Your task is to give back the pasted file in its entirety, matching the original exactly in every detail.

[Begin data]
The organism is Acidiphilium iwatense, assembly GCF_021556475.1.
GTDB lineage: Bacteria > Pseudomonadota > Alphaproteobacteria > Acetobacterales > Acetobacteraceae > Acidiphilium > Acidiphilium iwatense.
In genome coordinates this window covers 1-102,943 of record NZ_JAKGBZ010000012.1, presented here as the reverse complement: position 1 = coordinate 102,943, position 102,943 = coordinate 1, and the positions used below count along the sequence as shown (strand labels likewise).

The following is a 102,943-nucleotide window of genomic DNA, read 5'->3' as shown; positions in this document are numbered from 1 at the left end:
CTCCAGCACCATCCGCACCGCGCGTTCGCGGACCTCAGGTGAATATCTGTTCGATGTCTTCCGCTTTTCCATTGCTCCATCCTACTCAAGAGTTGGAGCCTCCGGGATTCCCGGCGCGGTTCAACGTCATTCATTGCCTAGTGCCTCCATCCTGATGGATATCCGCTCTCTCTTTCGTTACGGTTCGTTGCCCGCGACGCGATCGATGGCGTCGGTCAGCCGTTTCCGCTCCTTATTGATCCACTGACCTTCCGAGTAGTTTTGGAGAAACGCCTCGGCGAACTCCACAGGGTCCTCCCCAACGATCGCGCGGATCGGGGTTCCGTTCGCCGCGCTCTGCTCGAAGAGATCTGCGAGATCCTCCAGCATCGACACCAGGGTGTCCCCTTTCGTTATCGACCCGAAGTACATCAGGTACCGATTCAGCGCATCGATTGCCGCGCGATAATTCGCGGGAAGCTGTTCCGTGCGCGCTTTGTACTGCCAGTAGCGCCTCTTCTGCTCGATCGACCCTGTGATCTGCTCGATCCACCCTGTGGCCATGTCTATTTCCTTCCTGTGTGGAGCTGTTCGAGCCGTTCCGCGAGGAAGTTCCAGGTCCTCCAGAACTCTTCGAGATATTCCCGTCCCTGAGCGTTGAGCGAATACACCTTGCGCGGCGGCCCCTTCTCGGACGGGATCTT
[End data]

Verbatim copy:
The organism is Acidiphilium iwatense, assembly GCF_021556475.1.
GTDB lineage: Bacteria > Pseudomonadota > Alphaproteobacteria > Acetobacterales > Acetobacteraceae > Acidiphilium > Acidiphilium iwatense.
In genome coordinates this window covers 1-102,943 of record NZ_JAKGBZ010000012.1, presented here as the reverse complement: position 1 = coordinate 102,943, position 102,943 = coordinate 1, and the positions used below count along the sequence as shown (strand labels likewise).

The following is a 102,943-nucleotide window of genomic DNA, read 5'->3' as shown; positions in this document are numbered from 1 at the left end:
CTCCAGCACCATCCGCACCGCGCGTTCGCGGACCTCAGGTGAATATCTGTTCGATGTCTTCCGCTTTTCCATTGCTCCATCCTACTCAAGAGTTGGAGCCTCCGGGATTCCCGGCGCGGTTCAACGTCATTCATTGCCTAGTGCCTCCATCCTGATGGATATCCGCTCTCTCTTTCGTTACGGTTCGTTGCCCGCGACGCGATCGATGGCGTCGGTCAGCCGTTTCCGCTCCTTATTGATCCACTGACCTTCCGAGTAGTTTTGGAGAAACGCCTCGGCGAACTCCACAGGGTCCTCCCCAACGATCGCGCGGATCGGGGTTCCGTTCGCCGCGCTCTGCTCGAAGAGATCTGCGAGATCCTCCAGCATCGACACCAGGGTGTCCCCTTTCGTTATCGACCCGAAGTACATCAGGTACCGATTCAGCGCATCGATTGCCGCGCGATAATTCGCGGGAAGCTGTTCCGTGCGCGCTTTGTACTGCCAGTAGCGCCTCTTCTGCTCGATCGACCCTGTGATCTGCTCGATCCACCCTGTGGCCATGTCTATTTCCTTCCTGTGTGGAGCTGTTCGAGCCGTTCCGCGAGGAAGTTCCAGGTCCTCCAGAACTCTTCGAGATATTCCCGTCCCTGAGCGTTGAGCGAATACACCTTGCGCGGCGGCCCCTTCTCGGACGGGATCTT